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Slips of paper are drawn from a bowl to determine the winner of the 2017 election for a seat on the Virginia House of Delegates. Photo: Win McNamee / Getty

Republicans were literally lucky in keeping control of the Virginia legislature last week, with Republican candidate David Yancey's name being pulled out of a bowl to settle a tie that decided the majority.

Why it matters: Virginia isn't the only state with strange tie-breaking traditions. State laws in 27 states prescribe that ties be broken by a drawing of lots, 15 call for a new election and other states call for legislature votes or the governor or election board to decide.

Nevada, South Dakota and Arizona have used a deck of cards to decide a tie.

Minnesota: In 2014, a tie for county commissioner was decided by having the two candidates draw colored blocks from a bag, with the red block winning.

Florida: A tie for a City Council seat was broken in 2014 by first a name drawing, which allowed the winner to first call "heads" or "tails" in a coin flip, which then allowed the winner of that to decide who drew a ping-pong ball from the bag first. Whoever drew the ping-pong ball with the highest number won.

New York, Illinois, Wisconsin, Ohio, Missouri, Washington and New Hampshire have all settled ties with coin flips.

New Jersey is the only state that does not have a tie-breaking statute.

Go deeper

Scoop: FDA chief called to West Wing

Stephen Hahn. Photo: Mandel Ngan/AFP via Getty Images

White House Chief of Staff Mark Meadows has summoned FDA commissioner Stephen Hahn to the West Wing for a 9:30am meeting Tuesday to explain why he hasn't moved faster to approve the Pfizer coronavirus vaccine, two senior administration officials told Axios.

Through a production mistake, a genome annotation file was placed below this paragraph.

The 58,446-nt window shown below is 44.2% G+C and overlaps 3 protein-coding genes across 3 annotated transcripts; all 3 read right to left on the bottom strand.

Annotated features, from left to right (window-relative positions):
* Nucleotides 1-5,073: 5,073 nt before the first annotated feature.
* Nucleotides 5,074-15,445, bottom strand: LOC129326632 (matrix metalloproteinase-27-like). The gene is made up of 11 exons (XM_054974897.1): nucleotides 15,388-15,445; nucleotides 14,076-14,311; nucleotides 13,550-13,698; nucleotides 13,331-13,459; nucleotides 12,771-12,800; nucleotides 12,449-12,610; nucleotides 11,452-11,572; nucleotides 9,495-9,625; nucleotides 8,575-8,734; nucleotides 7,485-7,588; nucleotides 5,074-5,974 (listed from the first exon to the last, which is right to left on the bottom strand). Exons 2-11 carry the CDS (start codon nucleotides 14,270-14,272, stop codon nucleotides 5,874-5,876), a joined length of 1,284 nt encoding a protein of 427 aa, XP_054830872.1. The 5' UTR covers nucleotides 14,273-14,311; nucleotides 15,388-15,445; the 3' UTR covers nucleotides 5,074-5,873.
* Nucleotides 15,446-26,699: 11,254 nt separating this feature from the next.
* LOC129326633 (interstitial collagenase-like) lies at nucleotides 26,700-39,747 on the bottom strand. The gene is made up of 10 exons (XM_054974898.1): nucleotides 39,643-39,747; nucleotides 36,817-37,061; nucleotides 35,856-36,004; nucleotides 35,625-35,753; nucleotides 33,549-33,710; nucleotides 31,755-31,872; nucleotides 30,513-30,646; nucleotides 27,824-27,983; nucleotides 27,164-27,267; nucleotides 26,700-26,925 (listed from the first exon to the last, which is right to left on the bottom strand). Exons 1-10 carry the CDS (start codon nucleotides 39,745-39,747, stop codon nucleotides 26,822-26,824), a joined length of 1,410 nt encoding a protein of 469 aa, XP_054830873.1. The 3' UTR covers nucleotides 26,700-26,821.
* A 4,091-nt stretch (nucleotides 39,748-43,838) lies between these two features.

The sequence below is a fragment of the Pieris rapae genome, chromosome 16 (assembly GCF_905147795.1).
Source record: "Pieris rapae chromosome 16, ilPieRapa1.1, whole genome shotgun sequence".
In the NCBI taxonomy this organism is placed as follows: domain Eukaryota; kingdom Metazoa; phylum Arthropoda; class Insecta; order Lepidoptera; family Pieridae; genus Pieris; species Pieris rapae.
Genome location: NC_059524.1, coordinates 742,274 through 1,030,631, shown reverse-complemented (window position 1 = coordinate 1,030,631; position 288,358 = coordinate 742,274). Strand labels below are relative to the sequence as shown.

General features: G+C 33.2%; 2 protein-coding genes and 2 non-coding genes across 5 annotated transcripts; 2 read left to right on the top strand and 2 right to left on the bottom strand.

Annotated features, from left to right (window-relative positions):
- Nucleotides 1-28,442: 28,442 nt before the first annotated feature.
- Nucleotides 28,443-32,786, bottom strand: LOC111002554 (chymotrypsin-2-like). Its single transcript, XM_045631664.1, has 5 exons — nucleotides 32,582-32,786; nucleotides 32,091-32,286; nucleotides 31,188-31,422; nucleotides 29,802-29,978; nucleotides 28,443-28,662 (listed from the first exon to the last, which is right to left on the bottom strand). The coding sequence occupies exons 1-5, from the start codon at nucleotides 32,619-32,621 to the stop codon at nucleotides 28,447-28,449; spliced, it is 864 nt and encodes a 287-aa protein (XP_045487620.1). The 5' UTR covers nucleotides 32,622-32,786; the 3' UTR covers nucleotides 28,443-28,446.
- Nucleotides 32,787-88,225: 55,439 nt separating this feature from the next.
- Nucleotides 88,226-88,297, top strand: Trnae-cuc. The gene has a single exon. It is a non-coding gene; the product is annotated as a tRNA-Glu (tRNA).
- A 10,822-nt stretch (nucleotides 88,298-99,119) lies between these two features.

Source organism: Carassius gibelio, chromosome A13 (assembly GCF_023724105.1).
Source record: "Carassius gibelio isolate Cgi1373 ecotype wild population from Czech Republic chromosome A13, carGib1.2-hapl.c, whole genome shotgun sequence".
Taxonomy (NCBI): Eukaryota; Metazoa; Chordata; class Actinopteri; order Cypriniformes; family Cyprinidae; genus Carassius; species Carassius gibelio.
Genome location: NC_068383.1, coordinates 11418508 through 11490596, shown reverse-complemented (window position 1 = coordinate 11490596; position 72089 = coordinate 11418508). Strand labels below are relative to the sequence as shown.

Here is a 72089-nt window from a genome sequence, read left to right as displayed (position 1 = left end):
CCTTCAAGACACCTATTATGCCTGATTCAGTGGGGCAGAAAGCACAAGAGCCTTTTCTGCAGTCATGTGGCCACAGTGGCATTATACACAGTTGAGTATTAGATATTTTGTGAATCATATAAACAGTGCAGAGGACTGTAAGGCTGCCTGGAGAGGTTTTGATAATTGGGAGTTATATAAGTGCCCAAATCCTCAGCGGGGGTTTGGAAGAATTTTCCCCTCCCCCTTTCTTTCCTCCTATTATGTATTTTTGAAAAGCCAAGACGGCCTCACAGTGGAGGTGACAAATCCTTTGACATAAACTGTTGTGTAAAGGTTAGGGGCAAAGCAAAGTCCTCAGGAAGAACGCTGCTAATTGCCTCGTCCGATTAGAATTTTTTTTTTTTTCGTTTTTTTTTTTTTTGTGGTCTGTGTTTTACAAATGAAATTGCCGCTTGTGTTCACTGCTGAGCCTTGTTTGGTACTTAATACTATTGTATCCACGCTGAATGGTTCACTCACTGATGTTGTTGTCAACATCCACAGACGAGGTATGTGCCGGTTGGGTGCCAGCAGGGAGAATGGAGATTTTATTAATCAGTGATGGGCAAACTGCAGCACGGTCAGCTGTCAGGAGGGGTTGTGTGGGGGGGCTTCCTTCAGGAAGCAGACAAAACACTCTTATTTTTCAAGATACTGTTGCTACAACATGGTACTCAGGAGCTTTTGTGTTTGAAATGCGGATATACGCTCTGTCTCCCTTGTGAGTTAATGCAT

Why it matters: The meeting is shaping up to be tense, with Hahn using what the White House will likely view as kamikaze language in a preemptive statement to Axios: "Let me be clear — our career scientists have to make the decision and they will take the time that’s needed to make the right call on this important decision."

Scoop: Schumer's regrets

Photo illustration: Eniola Odetunde/Axios. Photo: Mark Wilson/Getty Images   

Chuck Schumer told party donors during recent calls that the death of Ruth Bader Ginsburg and the fact that Cal Cunningham "couldn't keep his zipper up" crushed Democrats' chances of regaining the Senate, sources with direct knowledge of the conversations tell Axios.

Why it matters: Democrats are hoping for a 50-50 split by winning two upcoming special elections in Georgia. But their best chance for an outright Senate majority ended when Cunningham lost in North Carolina and Sen. Susan Collins won in Maine.

Trump's coronavirus adviser Scott Atlas resigns

Photo: Nicholas Kamm/AFP via Getty

Scott Atlas, a controversial member of the White House coronavirus task force, handed in his resignation on Monday, according to three administration officials who discussed Atlas' resignation with Axios.

Why it matters: President Trump brought in Atlas as a counterpoint to NIAID director Anthony Fauci, whose warnings about the pandemic were dismissed by the Trump administration. With Trump now fixated on election fraud conspiracy theories, Atlas' detail comes to a natural end.